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LDR 2001- Foundations of Leadership

Research Topics and Questions

Whether you are assigned a research topic or you are given the choice to select your own, try to select a topic that interests you or an approach that interests you. Always consider your assignment requirements: how long does your paper need to be, what types of sources are you required to use, how many sources do you need, etc. You can always do some preliminary research on a general topic to see what's been written about it and what aspect you'd like to focus on.

Turning your research topic into a series of research questions will help guide your search and ultimately help you use that research to complete your project. Good research questions should be

  • clearly written
  • focused
  • complex (avoid simple yes/no questions)
  • arguable.

Keywords and Search Terms

After deciding on a topic and having a list of research questions, you will need to breakdown your topic into keywords that you can use as search terms. While you can type whole sentences or questions into Google and still retrieve search results, this approach will not work when searching the library databases. Instead, you will need to identify the main concepts in your topic. This video and accompanying worksheet provide one strategy for identifying effective keywords.

Search Phrases and Search Limiters

Once you have your list of keywords, you can combine them into search phrases using Boolean operators to narrow or broaden the scope of your search. There are three common types of Boolean operators: AND, OR, NOT. You will see these listed as options on the Advanced Search page of most library databases.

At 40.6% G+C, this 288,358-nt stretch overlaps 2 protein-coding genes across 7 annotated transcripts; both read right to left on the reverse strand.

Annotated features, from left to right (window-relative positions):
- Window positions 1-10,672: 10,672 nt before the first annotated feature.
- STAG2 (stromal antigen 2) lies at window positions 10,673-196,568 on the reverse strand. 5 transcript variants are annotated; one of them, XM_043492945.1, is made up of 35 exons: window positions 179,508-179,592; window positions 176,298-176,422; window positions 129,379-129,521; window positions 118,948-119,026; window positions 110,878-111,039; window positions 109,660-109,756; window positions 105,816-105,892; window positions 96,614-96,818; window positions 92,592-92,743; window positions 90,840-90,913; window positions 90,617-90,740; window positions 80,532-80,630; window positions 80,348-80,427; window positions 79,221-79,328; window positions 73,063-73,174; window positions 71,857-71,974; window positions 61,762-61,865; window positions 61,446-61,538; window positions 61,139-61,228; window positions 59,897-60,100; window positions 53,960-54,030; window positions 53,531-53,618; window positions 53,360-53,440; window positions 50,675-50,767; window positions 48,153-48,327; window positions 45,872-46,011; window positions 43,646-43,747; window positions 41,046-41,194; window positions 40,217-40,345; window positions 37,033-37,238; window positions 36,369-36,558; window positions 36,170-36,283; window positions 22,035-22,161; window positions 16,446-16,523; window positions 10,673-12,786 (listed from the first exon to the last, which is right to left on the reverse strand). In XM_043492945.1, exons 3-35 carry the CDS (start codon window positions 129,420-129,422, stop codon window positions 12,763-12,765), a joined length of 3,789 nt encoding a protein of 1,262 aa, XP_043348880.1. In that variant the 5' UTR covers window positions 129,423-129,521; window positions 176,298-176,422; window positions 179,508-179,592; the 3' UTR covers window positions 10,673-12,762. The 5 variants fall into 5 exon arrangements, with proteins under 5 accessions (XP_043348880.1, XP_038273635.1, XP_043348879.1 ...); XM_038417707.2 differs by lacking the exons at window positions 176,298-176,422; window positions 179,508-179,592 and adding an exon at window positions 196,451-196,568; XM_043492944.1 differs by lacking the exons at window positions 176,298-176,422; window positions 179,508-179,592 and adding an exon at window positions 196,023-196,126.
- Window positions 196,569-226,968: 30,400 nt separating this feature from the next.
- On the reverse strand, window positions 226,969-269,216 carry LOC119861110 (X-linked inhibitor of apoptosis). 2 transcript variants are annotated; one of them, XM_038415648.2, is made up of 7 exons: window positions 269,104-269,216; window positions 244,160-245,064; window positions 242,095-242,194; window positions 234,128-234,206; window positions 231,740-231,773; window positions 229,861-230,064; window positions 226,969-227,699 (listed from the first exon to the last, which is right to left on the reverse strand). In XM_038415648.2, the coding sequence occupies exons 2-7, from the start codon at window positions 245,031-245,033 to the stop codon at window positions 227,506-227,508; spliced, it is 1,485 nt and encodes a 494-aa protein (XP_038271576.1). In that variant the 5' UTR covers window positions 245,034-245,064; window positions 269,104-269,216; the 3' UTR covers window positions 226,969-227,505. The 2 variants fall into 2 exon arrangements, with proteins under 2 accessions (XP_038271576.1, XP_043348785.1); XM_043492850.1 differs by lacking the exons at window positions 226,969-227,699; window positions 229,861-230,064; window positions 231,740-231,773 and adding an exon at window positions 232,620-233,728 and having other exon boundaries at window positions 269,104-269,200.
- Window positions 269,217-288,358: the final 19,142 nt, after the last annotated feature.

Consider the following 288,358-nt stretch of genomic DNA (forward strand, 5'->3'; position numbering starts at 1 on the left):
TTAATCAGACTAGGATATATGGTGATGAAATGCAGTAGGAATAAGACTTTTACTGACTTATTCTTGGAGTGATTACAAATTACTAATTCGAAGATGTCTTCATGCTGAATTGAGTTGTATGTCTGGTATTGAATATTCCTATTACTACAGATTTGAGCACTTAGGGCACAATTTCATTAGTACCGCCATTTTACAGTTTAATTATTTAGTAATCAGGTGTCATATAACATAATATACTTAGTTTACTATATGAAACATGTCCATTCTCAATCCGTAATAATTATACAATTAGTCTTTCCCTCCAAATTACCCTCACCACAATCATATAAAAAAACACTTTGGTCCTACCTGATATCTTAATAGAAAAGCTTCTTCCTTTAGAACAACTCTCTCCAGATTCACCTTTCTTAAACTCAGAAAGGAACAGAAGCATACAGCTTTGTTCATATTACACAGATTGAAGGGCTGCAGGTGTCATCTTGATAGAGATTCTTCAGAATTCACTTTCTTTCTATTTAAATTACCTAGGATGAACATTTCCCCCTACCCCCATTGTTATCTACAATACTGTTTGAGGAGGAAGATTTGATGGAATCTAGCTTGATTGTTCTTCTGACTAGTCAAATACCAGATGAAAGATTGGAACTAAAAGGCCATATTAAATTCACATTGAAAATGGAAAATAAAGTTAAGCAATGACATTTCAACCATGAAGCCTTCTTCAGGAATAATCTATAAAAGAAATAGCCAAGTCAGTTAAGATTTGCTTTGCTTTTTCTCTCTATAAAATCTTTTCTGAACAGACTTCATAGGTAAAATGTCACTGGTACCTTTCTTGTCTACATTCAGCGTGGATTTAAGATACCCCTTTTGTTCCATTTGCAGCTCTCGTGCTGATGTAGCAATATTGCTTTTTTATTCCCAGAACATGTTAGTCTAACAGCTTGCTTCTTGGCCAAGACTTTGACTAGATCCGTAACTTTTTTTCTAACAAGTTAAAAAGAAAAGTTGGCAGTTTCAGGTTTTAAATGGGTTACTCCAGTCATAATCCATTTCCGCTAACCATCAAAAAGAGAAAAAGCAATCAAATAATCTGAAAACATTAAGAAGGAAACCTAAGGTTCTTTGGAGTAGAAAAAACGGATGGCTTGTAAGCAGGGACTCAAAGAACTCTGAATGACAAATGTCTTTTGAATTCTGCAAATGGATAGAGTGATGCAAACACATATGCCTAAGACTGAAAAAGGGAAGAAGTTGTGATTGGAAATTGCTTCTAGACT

• AND: use to combine search terms and make your search more specific, will locate sources containing all specified search terms
    • conflict management AND leadership AND communication
  • OR: use for synonyms and to broaden your search, will locate sources containing any of the specified search terms
    • conflict management OR conflict resolution
  • NOT: use to exclude search terms and make your search more specific, will filter out results with specified term
    • conflict management NOT avoidance

Another strategy is to use quotation marks when you want to search for a particular phrase or concept. 

  • "social change model of leadership"

Most databases and search engines will provide options to help refine your search to save you the time of sifting through irrelevant sources. Some of the common search limiters that will be most helpful to you are

  • Full text (ensure that you can access the full text of your source, not just an abstract or portion of the source) 
  • Scholarly, peer-reviewed
  • Publication date.

If you are performing a basic search in something like Primo or one of the databases, these search limiters will appear on the left hand side of your search results. When using the advanced search feature, the search limiters will appear on the search screen.